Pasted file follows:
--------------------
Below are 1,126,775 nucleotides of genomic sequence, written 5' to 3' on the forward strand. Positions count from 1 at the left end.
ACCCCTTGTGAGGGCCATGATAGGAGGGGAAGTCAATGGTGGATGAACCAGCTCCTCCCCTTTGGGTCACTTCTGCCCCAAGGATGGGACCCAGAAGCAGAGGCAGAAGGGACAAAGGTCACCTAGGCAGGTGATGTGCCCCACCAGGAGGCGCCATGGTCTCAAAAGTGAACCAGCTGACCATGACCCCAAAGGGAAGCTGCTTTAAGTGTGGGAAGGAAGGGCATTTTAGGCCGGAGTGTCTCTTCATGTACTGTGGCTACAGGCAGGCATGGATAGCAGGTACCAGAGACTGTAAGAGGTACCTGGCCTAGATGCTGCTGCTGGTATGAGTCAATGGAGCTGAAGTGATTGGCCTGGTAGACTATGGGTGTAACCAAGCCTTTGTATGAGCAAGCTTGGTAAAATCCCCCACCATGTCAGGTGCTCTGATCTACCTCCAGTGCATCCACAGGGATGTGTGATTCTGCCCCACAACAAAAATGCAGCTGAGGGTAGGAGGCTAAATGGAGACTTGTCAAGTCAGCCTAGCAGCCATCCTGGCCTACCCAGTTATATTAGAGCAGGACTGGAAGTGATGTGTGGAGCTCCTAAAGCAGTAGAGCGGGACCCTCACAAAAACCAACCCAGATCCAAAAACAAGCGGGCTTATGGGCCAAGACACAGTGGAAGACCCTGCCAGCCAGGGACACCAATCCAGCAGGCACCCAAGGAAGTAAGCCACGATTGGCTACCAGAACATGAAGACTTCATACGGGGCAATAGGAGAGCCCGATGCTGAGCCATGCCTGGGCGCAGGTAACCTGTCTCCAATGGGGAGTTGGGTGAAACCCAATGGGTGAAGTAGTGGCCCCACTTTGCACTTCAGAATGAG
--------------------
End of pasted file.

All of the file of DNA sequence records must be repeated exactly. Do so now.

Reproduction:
Below are 1,126,775 nucleotides of genomic sequence, written 5' to 3' on the forward strand. Positions count from 1 at the left end.
ACCCCTTGTGAGGGCCATGATAGGAGGGGAAGTCAATGGTGGATGAACCAGCTCCTCCCCTTTGGGTCACTTCTGCCCCAAGGATGGGACCCAGAAGCAGAGGCAGAAGGGACAAAGGTCACCTAGGCAGGTGATGTGCCCCACCAGGAGGCGCCATGGTCTCAAAAGTGAACCAGCTGACCATGACCCCAAAGGGAAGCTGCTTTAAGTGTGGGAAGGAAGGGCATTTTAGGCCGGAGTGTCTCTTCATGTACTGTGGCTACAGGCAGGCATGGATAGCAGGTACCAGAGACTGTAAGAGGTACCTGGCCTAGATGCTGCTGCTGGTATGAGTCAATGGAGCTGAAGTGATTGGCCTGGTAGACTATGGGTGTAACCAAGCCTTTGTATGAGCAAGCTTGGTAAAATCCCCCACCATGTCAGGTGCTCTGATCTACCTCCAGTGCATCCACAGGGATGTGTGATTCTGCCCCACAACAAAAATGCAGCTGAGGGTAGGAGGCTAAATGGAGACTTGTCAAGTCAGCCTAGCAGCCATCCTGGCCTACCCAGTTATATTAGAGCAGGACTGGAAGTGATGTGTGGAGCTCCTAAAGCAGTAGAGCGGGACCCTCACAAAAACCAACCCAGATCCAAAAACAAGCGGGCTTATGGGCCAAGACACAGTGGAAGACCCTGCCAGCCAGGGACACCAATCCAGCAGGCACCCAAGGAAGTAAGCCACGATTGGCTACCAGAACATGAAGACTTCATACGGGGCAATAGGAGAGCCCGATGCTGAGCCATGCCTGGGCGCAGGTAACCTGTCTCCAATGGGGAGTTGGGTGAAACCCAATGGGTGAAGTAGTGGCCCCACTTTGCACTTCAGAATGAG